Magazine article National Defense

Scientists Hope Bomb Blast Research Can Lead to Better Helmets

Magazine article National Defense

Scientists Hope Bomb Blast Research Can Lead to Better Helmets

Article excerpt

Brain injuries caused by improvised explosive devices are being called the "signature wounds" of the Iraq and Afghanistan wars.

Blasts from roadside bombs are capable of sending shockwaves through the air that penetrate armored vehicles as well as standard headgear.

The effects as the wave ripples through the brain are poorly understood, but the results have a name: mild traumatic brain injury--better known as a concussion.

Scientists are now taking a closer look at exactly what a shockwave does in the milliseconds it takes for it to pass through a helmet, skull and brain.

The University of Nebraska-Lincoln's college of engineering has built a test bed where these waves can be examined in detail and at their simplest forms. It's hoped that this basic research can lead to better helmets for war fighters.

"At the end of the day, the actual damage takes place at the neuron level," Namas Chandra, associate dean of research at the college said in an interview. Neurons are the basic cells that comprise the brain. Shockwaves stretching these cells as they pass through the brain may be the cause of short- and long-term TBI, he said.

The Rand Corp. in a 2008 study estimated the number of war fighters suffering from brain injuries at 360,000. Senior Defense Department medical officials in a March 2009 press conference said that number might be closer to 180,000. However, anywhere from 45,000 to 90,000 of them were categorized as suffering from severe and lasting symptoms.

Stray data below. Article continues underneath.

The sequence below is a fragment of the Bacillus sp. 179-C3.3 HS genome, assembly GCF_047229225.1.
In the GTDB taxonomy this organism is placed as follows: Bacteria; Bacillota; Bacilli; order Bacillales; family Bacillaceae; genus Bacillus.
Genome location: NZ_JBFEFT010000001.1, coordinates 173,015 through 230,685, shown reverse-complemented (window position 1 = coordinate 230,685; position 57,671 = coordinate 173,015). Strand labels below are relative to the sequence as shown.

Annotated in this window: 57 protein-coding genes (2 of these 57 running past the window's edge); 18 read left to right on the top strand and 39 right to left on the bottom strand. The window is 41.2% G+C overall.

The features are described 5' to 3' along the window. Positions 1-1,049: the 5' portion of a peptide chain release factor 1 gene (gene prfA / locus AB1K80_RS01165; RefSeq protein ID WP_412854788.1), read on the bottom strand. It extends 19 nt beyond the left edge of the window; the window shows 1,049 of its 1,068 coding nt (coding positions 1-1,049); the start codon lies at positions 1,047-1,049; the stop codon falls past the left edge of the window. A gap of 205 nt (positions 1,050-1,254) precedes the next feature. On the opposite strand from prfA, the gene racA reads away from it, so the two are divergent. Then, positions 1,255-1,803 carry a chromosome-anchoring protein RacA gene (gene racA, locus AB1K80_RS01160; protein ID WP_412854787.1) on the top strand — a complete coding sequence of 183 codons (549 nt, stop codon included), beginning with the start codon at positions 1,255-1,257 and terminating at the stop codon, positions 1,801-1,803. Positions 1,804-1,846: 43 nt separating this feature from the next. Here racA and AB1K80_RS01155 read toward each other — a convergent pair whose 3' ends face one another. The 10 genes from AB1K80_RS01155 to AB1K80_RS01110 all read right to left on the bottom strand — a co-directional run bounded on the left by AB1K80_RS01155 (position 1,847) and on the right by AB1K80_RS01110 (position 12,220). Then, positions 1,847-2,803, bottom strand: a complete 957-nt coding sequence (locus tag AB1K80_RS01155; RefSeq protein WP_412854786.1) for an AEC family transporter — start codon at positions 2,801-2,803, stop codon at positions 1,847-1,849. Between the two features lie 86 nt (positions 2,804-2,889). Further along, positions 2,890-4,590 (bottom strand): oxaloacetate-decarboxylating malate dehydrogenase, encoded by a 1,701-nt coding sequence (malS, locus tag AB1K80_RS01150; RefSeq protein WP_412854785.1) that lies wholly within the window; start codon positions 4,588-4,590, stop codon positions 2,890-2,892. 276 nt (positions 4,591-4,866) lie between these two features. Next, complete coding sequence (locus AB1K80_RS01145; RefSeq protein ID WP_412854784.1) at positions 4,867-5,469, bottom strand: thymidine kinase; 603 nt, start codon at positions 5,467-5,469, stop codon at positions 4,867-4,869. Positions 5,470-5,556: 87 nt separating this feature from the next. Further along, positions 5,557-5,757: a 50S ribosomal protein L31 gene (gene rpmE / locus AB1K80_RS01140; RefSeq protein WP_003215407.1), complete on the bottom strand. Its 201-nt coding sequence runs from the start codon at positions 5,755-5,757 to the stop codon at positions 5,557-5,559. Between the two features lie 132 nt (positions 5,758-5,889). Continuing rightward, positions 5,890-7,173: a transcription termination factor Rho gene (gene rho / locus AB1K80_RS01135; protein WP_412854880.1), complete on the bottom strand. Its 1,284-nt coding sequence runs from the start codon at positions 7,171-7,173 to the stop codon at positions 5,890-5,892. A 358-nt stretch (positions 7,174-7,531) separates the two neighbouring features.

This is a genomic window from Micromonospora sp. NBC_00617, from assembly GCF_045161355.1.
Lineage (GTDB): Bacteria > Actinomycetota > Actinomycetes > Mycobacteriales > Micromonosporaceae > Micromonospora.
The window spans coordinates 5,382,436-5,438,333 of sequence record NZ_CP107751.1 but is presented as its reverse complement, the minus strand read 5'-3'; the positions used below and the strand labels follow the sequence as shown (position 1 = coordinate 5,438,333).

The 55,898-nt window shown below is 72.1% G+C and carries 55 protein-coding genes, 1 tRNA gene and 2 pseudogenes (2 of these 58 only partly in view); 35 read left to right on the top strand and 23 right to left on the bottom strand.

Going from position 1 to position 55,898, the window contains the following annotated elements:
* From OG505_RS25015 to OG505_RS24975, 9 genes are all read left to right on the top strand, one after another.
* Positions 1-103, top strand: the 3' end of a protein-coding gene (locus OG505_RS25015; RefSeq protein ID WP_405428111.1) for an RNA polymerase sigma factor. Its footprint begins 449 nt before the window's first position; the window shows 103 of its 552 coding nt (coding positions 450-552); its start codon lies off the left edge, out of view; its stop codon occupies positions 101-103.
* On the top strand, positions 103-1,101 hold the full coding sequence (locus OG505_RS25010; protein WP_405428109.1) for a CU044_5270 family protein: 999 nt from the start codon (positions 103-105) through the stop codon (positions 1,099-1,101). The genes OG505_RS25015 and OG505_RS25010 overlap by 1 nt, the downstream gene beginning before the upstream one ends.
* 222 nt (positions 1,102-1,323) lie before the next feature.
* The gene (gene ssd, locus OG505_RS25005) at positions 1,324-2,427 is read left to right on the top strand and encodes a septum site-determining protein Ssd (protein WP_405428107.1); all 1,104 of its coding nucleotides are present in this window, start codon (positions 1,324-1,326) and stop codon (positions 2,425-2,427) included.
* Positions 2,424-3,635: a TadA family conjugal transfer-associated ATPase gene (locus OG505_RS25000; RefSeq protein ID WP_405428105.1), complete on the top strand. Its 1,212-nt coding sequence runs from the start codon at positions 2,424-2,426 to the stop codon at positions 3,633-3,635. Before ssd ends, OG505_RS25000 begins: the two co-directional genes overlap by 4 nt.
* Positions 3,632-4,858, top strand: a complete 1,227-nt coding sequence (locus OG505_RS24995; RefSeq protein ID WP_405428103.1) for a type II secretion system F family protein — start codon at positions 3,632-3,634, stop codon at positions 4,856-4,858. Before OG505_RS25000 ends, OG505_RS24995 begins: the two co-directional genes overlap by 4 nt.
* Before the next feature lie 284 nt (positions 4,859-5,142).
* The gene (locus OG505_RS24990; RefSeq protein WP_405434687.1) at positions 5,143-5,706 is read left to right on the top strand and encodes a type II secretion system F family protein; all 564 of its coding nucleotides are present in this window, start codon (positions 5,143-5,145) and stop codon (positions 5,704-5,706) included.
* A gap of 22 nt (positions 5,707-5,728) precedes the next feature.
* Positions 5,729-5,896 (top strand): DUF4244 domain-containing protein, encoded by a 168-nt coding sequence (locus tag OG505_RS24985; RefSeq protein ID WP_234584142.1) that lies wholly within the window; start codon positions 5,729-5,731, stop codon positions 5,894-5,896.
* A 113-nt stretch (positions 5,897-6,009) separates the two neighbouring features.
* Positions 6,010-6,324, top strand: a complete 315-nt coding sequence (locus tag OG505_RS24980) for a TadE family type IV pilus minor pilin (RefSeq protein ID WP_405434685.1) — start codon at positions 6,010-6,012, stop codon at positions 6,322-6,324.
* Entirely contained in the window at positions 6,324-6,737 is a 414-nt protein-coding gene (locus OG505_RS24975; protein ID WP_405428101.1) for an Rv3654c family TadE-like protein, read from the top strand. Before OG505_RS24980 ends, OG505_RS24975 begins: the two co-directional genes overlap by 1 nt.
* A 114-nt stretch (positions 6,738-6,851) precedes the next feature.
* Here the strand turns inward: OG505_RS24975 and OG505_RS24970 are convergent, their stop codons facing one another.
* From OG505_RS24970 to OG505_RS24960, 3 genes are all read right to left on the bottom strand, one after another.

There is evidence that relatively mild cases of brain trauma may cause problems as well. A January 2008 New England Journal of Medicine report, "Mild Traumatic Brain Injury in U.S. Soldiers Returning from Iraq," found a strong association between mild TBI and post-traumatic stress disorder. Soldiers who temporarily lost consciousness or reported being dazed and confused after a blast were later significantly more likely to report poor general health, missed workdays and medical visits.

"However, the epidemiology of combat-related mild traumatic brain injury is poorly understood," the six researchers who co-wrote the article noted.

UNL researchers hope that by studying shockwaves in a controlled laboratory setting, they can better understand exactly how they interact with brain cells. Working on a $3.2 million Army Research Office grant, the college has designed two enclosed shock tubes where they can perform numerous controlled blasts in a laboratory setting at a much lower cost than open-air tests.

The lab isn't going for realism, Chandra said. The effects of an IED blast in a battle zone are tremendously complex. There are a series of "echo waves" as the energy sent out by the bomb reflects off surfaces such as buildings, vehicles or both. An open-air test will have so many variables, such as the distance from the victim to the bomb, or the shape of a charge, that it is impossible to establish a baseline reading and test equipment such as helmets with consistency, Chandra said.

Fundamental laboratory work is needed to completely understand how the shock-wave propagates through the helmet and skull and how it causes brain damage.

"Then we can clearly see what are the possible effects of a combination of shock-waves a soldier experiences," he said.

Shock tubes have been used to measure blasts since at least World War II, said Aaron Holmberg, an engineering mechanics department graduate student, who helped set up the lab. Most of the previous research focused on the pulmonary effects of explosions on a soldier. …

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